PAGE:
2001 The US dollar becomes legal tender in El Salvador, together with the colon ($1 = 8.75 colons).
2001 Magnitude 7.4 earthquake in Mindanao (6.907ºN, 126.592ºE epicenter, 33 km deep) at 06:57:04 UT.
2001 Suecia asume la presidencia de turno de la Unión Europea.
2000 Y2K world disaster does not occur.      ^top^
      In the evening of New Year's eve, as the Y2K hysteria culminates, instead of attending parties computer technicians went on all-night duty all over the US and in many other parts of the world, to make sure that the "Y2K compliance" that, with great profit to themselves, they have implemented (or not, in less wealthy countries) prevents disastrous effects from the change of the two last digits of the year number "99" to "00". All along they have sold, to the tune of billions of dollars, that fear to the gullible public (including the US government and major corporations), unaware of the fact that computers internally don't operate on the decimal system of numeration, but the binary, for which 2000 is not a particularly round number, but just 11111010000, and going from 99 to 100 does not require an extra binary digit, but is just from 1100011 to 1100100.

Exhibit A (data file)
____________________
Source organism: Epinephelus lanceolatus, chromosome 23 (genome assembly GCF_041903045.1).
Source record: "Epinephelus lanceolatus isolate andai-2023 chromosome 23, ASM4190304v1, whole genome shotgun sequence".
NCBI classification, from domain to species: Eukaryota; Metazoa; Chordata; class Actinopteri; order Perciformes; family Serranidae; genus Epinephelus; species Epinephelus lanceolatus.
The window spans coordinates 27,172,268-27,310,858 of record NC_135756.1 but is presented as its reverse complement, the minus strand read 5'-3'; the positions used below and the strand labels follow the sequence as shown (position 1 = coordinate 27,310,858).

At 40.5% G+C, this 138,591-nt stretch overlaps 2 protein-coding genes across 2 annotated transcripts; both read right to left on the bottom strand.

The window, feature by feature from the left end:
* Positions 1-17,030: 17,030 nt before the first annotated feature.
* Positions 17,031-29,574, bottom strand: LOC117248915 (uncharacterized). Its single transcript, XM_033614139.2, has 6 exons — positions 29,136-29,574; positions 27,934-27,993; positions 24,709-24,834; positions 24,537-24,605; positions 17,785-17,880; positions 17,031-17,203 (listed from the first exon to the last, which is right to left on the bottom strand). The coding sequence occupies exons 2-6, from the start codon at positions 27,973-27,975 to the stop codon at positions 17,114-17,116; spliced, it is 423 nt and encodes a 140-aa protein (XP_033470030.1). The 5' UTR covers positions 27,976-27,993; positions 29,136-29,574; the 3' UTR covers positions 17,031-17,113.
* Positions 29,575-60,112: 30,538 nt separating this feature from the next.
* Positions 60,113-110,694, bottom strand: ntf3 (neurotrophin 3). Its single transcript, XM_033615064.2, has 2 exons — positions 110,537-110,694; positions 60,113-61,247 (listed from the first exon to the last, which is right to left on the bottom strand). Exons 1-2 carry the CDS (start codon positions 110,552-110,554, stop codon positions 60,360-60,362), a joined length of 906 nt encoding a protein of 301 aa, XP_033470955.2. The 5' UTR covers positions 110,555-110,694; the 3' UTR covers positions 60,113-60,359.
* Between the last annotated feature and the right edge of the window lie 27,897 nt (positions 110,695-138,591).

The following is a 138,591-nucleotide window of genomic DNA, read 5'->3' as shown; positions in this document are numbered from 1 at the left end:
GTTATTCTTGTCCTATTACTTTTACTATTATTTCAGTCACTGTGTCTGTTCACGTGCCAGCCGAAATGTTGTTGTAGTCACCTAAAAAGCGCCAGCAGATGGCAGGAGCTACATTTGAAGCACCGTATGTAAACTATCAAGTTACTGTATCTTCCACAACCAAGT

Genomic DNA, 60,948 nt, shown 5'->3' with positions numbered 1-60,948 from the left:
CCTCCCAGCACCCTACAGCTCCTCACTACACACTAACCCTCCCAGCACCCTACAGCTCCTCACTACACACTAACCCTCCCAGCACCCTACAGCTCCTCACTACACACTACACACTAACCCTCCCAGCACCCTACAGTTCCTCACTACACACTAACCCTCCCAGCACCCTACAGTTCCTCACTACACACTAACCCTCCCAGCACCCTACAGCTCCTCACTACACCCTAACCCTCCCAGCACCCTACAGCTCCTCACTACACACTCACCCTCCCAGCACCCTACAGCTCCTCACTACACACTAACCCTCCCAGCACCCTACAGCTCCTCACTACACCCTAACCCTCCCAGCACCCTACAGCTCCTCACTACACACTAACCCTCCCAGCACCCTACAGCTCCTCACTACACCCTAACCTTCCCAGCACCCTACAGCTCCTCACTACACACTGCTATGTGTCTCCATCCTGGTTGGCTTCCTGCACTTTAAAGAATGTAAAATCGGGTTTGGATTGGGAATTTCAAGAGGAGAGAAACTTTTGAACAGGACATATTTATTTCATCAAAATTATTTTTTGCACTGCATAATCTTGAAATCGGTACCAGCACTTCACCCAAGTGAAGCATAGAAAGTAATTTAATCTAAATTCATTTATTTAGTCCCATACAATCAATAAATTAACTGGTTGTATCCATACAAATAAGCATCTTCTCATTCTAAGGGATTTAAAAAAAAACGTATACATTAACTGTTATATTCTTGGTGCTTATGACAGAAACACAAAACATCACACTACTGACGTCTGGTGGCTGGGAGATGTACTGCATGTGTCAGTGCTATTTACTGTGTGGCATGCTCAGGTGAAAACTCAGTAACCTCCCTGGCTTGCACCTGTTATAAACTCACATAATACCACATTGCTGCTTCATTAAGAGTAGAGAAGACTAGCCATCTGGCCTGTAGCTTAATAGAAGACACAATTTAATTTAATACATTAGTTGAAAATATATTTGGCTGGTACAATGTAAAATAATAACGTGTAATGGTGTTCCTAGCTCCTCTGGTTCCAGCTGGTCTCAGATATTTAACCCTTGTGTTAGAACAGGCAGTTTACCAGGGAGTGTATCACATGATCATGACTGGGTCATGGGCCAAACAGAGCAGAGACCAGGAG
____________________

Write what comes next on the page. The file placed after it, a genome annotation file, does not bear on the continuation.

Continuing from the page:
People had been advised to stock up on canned foods, drinking water, flashlight batteries, emergency power supplies, etc. for fear that electricity, transportation, and all the underpinnings of the modern economy will be disrupted for days, possibly weeks.
     As the technicians watch the new year come around the world, starting with the Far East, there are no signs of the world coming to an end, ballistic missiles do not self-launch, planes do not fall out of the sky, electricity does not fail, water still comes out of the faucets, and computers fail as irritatingly and as frequently as always, but not more.
2000 Entra en vigor la Unión Monetaria Europea.
1999 The euro officially became the new single currency of 11 European countries, for accounting purposes. (It will start circulating as coins and bills on 01 Jan 2002)..